MATAWAN – An art teacher from Ravine Drive Elementary School in Matawan has inspired her 350 elementary-age students to recognize the beauty and benefits of trees.
In honor of Arbor Day, officials from the Shade Tree Commission planted a Royal Elm tree outside of the borough’s municipal complex in a ceremony on April 26.
The Shade Tree Commission is an organization dedicated to maintaining the health of trees owned by the borough.
Joined by members of the community and Matawan council members, Councilman David Vergaretti read the Arbor Day proclamation to a small gathering of environmentally conscious individuals.
Jeanine Liguori, an art teacher at the elementary school, said she previously asked her pupils to draw pictures of trees and “tell me what is important about a tree in your town.”
She said some students “drew pictures of treehouses and some kids had pictures of themselves planting trees.”
The children’s artistic renditions of greenery is on display in the municipal building, Liguori said.
Employees at Borough Hall selected their favorite pictures from each grade level at the elementary school, which educates children in kindergarten through third grade.
The names of the four young winners – Theodore Zhang, Kindergarten; Julia Bleszynski, First Grade; Lila Irizarry, Second Grade; and Ariannis Villa, Third Grade – were engraved on a plaque in the moltch beneath the Royal Elm tree planted that day.
Liguori said the pupils named the tree “Hope,” a tradition which began in 2018 when Charlotte Wieczorek, who was a fifth grade student at Lloyd Road Elementary School in Matawan, asked Mayor Joseph Altomonte to name the town’s newest Red Elm tree “Blossom.”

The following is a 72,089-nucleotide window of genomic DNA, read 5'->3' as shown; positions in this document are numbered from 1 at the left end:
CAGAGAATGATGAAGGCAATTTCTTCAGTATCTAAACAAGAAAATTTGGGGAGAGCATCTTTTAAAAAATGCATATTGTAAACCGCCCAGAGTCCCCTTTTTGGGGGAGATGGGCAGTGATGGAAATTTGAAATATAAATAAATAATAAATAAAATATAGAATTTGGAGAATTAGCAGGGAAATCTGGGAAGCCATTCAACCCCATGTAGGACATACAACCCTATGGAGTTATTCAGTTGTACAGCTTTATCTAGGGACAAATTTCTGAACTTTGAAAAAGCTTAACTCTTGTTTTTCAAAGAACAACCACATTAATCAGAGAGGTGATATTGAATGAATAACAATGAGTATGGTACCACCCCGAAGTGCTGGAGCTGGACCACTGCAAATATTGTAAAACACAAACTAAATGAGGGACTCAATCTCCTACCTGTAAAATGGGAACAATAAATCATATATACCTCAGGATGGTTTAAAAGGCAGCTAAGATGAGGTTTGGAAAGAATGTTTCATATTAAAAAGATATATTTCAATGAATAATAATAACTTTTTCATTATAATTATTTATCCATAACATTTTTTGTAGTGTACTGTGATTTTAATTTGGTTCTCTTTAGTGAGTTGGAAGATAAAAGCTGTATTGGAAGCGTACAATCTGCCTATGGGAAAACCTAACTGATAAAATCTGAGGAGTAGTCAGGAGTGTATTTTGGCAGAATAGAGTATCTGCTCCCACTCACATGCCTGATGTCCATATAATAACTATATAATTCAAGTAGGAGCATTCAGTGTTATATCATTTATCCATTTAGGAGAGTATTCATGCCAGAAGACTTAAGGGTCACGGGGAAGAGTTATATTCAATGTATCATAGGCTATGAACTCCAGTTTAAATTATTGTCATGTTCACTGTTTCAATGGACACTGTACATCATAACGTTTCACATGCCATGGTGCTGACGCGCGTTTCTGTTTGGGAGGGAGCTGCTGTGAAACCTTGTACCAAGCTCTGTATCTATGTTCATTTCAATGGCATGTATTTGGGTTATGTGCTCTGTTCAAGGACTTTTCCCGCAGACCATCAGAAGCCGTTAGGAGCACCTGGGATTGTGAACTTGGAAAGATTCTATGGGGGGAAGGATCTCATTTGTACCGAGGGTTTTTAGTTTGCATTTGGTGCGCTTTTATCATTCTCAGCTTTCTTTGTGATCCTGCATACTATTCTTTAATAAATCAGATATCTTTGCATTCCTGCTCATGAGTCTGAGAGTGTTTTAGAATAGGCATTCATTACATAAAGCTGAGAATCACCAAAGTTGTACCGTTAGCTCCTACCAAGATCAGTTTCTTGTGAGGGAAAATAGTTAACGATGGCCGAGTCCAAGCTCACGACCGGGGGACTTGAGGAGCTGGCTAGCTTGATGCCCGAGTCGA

“(The Shade Tree Commission) planted a Royal Elm tree this year so (the students and I) were thinking about majesty,” Liguori said. “Then we decided to talk about why trees are important. We came up with the name Hope,” Liguori said.
“Hope” was planted next to “Blossom.”
“(Liguori) has inspired the kids … We couldn’t have done this without her help,” Vergaretti said.
In a subsequent interview with Matthew Schoffel, chairman of the Matawan Shade Tree Commission, Schoffel said Matwan has recently achieved Tree City USA status.
To acquire Tree City USA status, a community must meet four standards in order to participate in the program. Participation requires the maintenance of a tree board or department, a community tree ordinance, a minimum of 2 dollars per capita spending on urban forestry and the town must annually celebrate Arbor Day, according to Schoffel.
“New Jersey is 40% percent forest. That (percentage) is higher than most states. We want to maintain (forestry) because trees are always being taken down for development. We are trying to keep up. Every time we plant a tree, you are replacing one that comes down. It helps,” Schoffel said.